Gov. Jerry Brown was on KQED Forum today discussing the recently signed regional pact with Oregon, Washington state, and British Columbia to fight global warming.
But as Paul Rogers, managing editor of KQED Science and an environmental reporter for the San Jose Mercury News wrote yesterday, rather than hailing Brown, environmentalists are focusing on an area in which they disagree with Brown. Just a day after the global warming pact was signed …
… environmentalists lashed out at Brown for his full-throated support(of) fracking, the controversial practice in which oil and gas companies inject water, sand and chemicals into the ground to fracture underground rock formations and release huge amounts of fossil fuels. Those are the very substances that scientists say are causing more global warming.
“To see the governor support fracking at a climate change event is terribly ironic,” said attorney Kassie Siegel with the Center for Biological Diversity, an environmental group. “Gov. Brown is a climate leader, but supporting fracking can undermine all that he has done.” Full article
Forum host Michael Krasny asked Brown about the issue, and in characteristic fashion, the governor didn’t mince words.
Krasny: Critics are saying, “Can you really have a meaningful climate change pact if you don’t address fracking?”
Brown: The premise of that assertion is that climate change is primarily about fracking. And that’s the most absurd idea I’ve ever heard.
This is like saying one tire in the 1 billion vehicles in the world is the problem. Fracking is a point, it’s an issue, but climate change is dealing with cars, with power plants, with cows, with agriculture, with cement, with land use, with many, many things….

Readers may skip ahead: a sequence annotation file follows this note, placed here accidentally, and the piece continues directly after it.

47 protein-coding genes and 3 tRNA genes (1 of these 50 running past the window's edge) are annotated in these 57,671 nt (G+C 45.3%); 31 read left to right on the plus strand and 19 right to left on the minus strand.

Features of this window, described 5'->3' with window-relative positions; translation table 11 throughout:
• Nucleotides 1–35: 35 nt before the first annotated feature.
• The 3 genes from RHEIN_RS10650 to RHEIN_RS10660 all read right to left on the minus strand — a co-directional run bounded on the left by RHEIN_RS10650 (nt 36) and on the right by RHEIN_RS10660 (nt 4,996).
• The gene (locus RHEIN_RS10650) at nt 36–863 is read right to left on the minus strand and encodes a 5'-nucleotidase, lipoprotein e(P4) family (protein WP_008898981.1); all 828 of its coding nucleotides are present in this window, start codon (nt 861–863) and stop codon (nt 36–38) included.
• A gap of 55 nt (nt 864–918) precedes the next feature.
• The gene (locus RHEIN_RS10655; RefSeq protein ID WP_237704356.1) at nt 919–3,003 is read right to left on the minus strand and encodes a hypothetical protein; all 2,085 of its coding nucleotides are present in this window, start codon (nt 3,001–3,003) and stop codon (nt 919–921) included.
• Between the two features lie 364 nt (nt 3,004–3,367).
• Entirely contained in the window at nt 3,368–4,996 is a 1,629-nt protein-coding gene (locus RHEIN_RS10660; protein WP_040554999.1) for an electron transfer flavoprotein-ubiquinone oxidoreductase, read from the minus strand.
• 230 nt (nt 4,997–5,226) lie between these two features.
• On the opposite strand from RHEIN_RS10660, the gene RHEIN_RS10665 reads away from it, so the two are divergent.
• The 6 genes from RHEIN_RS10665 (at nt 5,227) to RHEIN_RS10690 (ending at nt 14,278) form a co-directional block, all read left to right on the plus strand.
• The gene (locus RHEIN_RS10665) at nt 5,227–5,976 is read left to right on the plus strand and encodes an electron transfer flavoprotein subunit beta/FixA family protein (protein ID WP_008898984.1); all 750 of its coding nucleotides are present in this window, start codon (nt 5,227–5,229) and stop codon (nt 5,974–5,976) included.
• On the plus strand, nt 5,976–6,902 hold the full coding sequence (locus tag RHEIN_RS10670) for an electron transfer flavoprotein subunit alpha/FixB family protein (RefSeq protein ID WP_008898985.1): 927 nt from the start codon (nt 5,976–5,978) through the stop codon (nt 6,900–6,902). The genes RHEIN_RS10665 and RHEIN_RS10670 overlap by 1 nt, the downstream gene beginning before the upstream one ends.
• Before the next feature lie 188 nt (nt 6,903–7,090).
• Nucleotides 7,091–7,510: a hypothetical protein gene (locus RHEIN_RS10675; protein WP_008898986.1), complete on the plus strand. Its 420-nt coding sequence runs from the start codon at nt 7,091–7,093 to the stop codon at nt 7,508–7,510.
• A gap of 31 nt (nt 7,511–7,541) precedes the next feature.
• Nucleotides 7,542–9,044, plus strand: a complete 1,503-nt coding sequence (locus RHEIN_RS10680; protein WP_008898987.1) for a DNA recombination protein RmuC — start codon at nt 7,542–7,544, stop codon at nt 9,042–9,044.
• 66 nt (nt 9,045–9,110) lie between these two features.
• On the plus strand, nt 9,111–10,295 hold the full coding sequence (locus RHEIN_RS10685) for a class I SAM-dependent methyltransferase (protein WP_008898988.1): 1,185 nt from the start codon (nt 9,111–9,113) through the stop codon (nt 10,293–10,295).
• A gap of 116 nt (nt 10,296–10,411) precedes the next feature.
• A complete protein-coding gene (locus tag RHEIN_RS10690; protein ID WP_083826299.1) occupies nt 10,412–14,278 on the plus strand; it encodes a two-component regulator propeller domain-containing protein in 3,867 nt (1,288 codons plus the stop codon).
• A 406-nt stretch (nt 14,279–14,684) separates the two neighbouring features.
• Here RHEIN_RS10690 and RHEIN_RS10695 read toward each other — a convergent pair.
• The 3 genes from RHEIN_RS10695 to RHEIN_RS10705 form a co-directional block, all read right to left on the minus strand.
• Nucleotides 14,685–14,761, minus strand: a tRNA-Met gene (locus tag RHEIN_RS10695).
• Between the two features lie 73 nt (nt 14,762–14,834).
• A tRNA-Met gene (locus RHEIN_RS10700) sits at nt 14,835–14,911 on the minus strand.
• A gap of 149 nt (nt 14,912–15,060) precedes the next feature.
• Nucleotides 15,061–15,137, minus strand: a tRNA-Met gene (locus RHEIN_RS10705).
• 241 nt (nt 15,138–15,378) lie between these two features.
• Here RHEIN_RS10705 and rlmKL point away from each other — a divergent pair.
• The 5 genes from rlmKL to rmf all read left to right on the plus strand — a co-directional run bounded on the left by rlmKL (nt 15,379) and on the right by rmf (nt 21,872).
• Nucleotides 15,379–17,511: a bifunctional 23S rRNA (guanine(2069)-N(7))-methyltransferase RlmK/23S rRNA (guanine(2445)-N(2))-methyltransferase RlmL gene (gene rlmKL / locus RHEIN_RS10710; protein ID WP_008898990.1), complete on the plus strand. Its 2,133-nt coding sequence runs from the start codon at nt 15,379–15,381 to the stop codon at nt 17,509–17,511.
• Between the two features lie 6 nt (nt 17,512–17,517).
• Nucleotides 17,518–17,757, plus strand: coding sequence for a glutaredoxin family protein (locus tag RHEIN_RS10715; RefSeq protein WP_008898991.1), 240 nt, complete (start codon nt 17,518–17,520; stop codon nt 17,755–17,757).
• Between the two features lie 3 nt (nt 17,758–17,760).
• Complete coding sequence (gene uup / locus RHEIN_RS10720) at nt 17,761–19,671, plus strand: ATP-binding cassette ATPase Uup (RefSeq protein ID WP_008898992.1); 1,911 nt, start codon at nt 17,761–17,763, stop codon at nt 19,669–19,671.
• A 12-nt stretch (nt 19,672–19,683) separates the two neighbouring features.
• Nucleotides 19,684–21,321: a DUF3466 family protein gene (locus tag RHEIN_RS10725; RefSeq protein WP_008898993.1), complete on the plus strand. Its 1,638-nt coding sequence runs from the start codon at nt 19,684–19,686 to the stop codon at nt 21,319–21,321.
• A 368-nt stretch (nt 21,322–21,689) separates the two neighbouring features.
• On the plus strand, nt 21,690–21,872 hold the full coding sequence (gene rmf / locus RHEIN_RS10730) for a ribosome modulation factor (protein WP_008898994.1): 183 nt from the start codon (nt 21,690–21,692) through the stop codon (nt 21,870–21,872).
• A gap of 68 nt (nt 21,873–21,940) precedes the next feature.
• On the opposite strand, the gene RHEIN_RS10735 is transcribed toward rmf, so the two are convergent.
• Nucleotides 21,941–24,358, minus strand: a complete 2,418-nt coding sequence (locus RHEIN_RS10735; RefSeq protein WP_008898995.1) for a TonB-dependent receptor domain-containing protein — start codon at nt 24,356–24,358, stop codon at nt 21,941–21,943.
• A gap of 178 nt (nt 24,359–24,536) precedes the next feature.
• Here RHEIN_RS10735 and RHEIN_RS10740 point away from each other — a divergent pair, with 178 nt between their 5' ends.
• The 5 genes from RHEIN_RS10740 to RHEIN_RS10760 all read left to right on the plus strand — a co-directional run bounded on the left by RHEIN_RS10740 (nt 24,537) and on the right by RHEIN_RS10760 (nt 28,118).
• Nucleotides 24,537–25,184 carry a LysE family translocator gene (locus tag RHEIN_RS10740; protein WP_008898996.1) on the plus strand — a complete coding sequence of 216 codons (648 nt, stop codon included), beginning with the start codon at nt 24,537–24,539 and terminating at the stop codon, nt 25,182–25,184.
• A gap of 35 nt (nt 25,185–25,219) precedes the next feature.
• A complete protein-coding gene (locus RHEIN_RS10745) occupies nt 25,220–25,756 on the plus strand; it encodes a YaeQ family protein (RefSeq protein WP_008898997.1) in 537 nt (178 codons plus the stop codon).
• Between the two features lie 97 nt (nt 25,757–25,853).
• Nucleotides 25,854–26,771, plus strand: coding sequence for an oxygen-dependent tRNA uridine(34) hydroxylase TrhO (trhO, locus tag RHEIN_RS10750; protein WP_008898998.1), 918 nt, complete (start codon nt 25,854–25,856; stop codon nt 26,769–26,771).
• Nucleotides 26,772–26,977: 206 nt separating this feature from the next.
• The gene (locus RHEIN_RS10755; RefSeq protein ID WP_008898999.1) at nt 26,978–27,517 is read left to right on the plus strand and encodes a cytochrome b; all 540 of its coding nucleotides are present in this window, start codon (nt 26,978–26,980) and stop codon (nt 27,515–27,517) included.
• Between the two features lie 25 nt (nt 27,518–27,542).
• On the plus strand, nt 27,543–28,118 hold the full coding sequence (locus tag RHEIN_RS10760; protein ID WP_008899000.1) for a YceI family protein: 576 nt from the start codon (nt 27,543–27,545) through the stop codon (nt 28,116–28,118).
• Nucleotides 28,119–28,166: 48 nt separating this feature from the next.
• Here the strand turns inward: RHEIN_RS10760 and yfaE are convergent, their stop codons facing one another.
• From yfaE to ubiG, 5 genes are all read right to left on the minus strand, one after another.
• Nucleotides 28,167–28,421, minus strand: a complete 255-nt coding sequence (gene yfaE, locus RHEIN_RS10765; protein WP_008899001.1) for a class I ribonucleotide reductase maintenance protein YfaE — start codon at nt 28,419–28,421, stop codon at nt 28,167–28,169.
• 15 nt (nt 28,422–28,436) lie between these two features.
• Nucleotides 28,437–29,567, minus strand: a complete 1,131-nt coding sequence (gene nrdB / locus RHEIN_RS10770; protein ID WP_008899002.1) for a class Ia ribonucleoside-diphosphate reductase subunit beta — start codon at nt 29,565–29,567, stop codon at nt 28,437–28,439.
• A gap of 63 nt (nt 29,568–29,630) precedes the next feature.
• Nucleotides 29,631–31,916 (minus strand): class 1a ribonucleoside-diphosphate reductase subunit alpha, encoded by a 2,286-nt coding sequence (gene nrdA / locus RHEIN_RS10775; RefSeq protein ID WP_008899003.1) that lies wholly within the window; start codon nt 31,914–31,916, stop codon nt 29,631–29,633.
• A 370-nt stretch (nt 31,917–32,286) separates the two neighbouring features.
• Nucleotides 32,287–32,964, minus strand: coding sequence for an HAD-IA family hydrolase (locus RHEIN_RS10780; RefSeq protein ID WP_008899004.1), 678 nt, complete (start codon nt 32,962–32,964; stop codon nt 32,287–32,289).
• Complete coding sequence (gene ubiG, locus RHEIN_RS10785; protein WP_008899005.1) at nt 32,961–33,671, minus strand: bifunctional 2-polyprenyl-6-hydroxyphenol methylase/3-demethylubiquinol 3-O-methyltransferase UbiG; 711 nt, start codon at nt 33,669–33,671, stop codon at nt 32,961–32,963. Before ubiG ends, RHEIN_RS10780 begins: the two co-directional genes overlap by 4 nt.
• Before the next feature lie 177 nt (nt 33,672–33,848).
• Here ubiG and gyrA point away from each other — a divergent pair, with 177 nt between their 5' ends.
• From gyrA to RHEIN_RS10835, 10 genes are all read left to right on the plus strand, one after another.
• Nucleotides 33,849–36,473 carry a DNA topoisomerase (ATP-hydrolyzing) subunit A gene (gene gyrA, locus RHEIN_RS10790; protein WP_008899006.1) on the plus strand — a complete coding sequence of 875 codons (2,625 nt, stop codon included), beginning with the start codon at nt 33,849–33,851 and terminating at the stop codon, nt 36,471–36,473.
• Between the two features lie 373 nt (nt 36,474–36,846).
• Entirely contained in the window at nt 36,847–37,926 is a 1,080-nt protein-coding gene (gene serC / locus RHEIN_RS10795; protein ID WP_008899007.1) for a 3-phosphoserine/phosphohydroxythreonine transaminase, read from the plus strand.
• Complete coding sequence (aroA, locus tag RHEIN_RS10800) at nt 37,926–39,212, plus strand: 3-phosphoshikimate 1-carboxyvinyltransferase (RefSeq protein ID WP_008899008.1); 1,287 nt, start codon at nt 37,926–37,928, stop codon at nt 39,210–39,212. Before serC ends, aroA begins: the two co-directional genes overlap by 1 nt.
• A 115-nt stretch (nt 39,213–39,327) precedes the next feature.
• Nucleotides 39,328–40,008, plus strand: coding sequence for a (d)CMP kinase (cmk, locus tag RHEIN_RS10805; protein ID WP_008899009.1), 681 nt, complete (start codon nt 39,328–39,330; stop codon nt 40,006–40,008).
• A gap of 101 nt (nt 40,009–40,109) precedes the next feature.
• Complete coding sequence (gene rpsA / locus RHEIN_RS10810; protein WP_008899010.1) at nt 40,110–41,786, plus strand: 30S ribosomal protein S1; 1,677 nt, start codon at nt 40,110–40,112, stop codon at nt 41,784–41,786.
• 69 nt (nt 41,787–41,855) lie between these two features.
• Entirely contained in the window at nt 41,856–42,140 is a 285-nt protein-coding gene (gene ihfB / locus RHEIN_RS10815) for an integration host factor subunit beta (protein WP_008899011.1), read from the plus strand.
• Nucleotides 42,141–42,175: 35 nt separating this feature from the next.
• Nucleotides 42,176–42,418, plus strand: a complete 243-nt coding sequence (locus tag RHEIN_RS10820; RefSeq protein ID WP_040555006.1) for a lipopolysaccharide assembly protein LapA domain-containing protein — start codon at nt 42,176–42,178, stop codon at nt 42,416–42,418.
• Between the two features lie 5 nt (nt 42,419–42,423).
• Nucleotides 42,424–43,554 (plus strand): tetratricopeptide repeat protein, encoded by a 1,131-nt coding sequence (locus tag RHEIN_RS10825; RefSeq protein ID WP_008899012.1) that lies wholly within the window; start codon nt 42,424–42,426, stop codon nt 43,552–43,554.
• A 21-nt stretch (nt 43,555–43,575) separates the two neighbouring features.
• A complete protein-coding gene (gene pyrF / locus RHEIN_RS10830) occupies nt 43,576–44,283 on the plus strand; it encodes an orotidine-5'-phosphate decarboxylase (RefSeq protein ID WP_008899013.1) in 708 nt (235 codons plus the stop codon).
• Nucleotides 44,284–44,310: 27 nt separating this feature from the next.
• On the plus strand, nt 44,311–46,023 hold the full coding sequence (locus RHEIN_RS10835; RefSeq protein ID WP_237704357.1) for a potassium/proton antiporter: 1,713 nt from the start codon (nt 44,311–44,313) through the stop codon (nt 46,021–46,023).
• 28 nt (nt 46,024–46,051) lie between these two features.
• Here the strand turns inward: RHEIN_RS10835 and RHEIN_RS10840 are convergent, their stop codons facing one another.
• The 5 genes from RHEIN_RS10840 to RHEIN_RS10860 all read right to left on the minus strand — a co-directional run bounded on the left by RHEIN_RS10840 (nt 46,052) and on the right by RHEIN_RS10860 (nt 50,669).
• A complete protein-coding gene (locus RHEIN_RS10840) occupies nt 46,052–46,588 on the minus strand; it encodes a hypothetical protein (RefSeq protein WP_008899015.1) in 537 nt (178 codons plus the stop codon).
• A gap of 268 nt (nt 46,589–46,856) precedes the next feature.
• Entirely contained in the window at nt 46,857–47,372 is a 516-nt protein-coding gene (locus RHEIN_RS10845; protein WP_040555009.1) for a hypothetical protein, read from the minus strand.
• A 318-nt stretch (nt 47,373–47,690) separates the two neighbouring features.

The key point here that most people have in their minds is fracking the Monterey shale. Nobody’s doing that. At best it’s several years if it ever happens. And it can’t happen until a major and the first serious scientific study to an environmental impact analysis that I required by a law I signed two months ago is done. I’m supervising that analysis and we’re going to find out.
Some of these fracking people, I talked to one young lady, I said, “Give science a chance.” [She said,] “No, I don’t’ need that, I studied it in college.” She did not study fracking the Monterey shale in college, because it has not been studied in any serious way before. But it will, and there will be plenty of time to make comments, the state will have to respond to each of the hundreds of thousand of comments. This is a big deal, and the fact that people have just pretended not to see it as a big deal, shows you the utter emptiness of some of the political debate today. People don’t know what the hell they’re talking about.
For equal time, climate change luminary Al Gore spoke about the relationship of global warming to fracking on Forum in February …
I’m concerned about it. It has pluses and minuses. Advocates have long pointed out that natural gas has only 50 percent of the CO2 content when it’s burned compared to coal. But a lot of it leaks in the fracking process. And when the methane leaks into the atmosphere, each molecule has 70 times the potential warming effect compared to CO2 over a 10-20 year period, and then it lessens somewhat. But that means not very much needs to leak to wipe out the advantage …
People often say fracking is an issue that requires the classic question: is the glass half-full or half-empty?
Well, the Earth’s atmosphere is completely full. And we’re going to have to make a shift to renewable energy sources. We have the ability to do that. The report came out recently that last year the largest new additions to electricity production in the U.S. came from wind — 42 percent of all new energy production from wind. In Australia, wind energy, a report says, is now cheaper than electricity from a new coal plant or a new gas plant. And solar photovoltaic energy is spreading far more rapidly than anyone thought was possible. In 2010 the world’s cumulative investments in renewable energy for the first time exceeded the world’s investments in fossil fuel energy.
Now the fracking wave over the last two years has put [non-renewables] out in front again, but it is inexorable that we will shift to renewable energy.